What would we do without water – nothing! Out of the six classes of nutrients (water, carbohydrates, protein, fat, vitamins and minerals) water is undoubtedly the most important nutrient of all. Our bodies cannot store water or make it on its own and each day it must be replaced as we constantly lose water through our urine, feces, sweat, skin and lungs. Most of us could go for weeks without eating food but would last only a few days without water.
During this time of year as the temperatures rise and we become more conscious of our water intake, it’s a good idea to learn about what makes water so vital and why it is a nutrient we can’t live without.
Water within the human body
· Newborn babies have the most water, with 78% of their weight composed of it.
· Water makes up approximately 60% of an adult man’s weight and 55% of an adult woman’s weight.
· People with more muscle mass have proportionately more water as muscle tissue is nearly three-fourths water by weight, whereas fat tissue is only about 10 percent water.
· The human brain is 75% water.
Functions of water
· Carries nutrients throughout the body.
· Cleanses the blood of waste.
· Necessary for many chemical reactions.
· Helps maintain the body’s temperature through sweating
· Aids digestion
· Prevents constipation
· Provides saliva to moisten food and makes swallowing possible
· Lubricates joints to move smoothly
· Acts as a shock absorber in the eyes, spinal cord and in the amniotic fluid that cushions the fetus during pregnancy.
Water needs by age
It’s difficult to be exact on how much water each individual needs as it depends a lot on of different factors such as activity level, temperature and humidity level, age, altitude, medications and diseases that can disturb water balance such as diabetes and kidney disease.
Here are approximate adequate daily intakes of fluid in general for men and women (includes water, milk, and other fluids):
· Women – ages 19 and up – 1.9 liters or 8 cups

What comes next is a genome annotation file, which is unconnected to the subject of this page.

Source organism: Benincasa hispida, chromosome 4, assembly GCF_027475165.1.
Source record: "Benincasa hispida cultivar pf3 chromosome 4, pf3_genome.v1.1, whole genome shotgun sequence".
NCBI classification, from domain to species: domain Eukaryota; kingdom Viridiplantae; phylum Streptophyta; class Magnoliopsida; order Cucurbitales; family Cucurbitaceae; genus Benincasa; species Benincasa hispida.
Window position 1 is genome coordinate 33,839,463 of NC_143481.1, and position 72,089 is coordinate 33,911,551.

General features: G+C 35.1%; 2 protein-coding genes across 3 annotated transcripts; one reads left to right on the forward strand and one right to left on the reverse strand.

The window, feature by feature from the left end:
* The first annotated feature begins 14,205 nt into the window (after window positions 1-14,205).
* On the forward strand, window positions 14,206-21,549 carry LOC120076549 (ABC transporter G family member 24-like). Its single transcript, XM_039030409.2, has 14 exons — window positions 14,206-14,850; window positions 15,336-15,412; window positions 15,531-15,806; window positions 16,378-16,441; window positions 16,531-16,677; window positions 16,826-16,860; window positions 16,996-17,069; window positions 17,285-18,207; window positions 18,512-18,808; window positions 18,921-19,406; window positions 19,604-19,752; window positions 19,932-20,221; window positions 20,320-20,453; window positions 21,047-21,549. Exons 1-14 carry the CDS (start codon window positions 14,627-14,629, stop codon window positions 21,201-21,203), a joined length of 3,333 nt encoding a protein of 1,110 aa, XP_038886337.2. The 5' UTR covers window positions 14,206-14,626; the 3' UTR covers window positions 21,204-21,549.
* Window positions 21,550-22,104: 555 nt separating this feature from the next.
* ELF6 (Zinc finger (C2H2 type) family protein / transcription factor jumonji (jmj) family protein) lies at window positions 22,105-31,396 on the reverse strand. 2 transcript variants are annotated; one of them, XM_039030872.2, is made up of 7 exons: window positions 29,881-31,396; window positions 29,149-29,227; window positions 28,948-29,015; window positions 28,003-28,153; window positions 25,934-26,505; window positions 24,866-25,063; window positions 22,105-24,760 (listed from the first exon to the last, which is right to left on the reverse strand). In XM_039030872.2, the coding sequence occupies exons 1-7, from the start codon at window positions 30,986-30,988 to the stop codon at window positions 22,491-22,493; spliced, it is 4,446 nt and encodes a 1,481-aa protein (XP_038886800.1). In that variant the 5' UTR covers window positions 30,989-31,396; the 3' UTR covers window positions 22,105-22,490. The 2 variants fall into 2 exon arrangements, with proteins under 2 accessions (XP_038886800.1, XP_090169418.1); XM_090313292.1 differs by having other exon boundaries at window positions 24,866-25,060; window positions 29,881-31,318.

· Men – ages 19 and up – 2.6 liters or 10 cups
Maintaining water balance
Everyday most of us probably don’t give much thought to water’s importance. By drinking various fluids and from foods that provide us with water - fruits and vegetables primarily – it all helps to maintain the balance of our water content with the amount of water we lose each day.
But if this water balance is disturbed, it can lead to a life-threatening situation. There are two ways our water balance gets out-of-balance – dehydration and water intoxication.
*Dehydration – This is simply a loss of water. Some of us may have been dehydrated enough to land us in the hospital while many more of us are walking around chronically mildly dehydrated. Dehydration can be brought about by diarrhea, vomiting, fever, excessive sweating, increased urination and not drinking enough fluids.
The first sign of dehydration is thirst. To ignore this symptom is to invite dehydration. Signs of mild to moderate dehydration include:
*Tired or sleepy
*Decreased urine output and urine looks darker – it should be light or straw colored
*Few or no tears
Signs of severe dehydration that needs medical attention right away include:
*Severely decreased urine output, more concentrated and a deep yellow or amber color
*Dizziness that doesn’t allow a person to stand or walk normally
*Low blood pressure
*Rapid heart rate
*Poor skin elasticity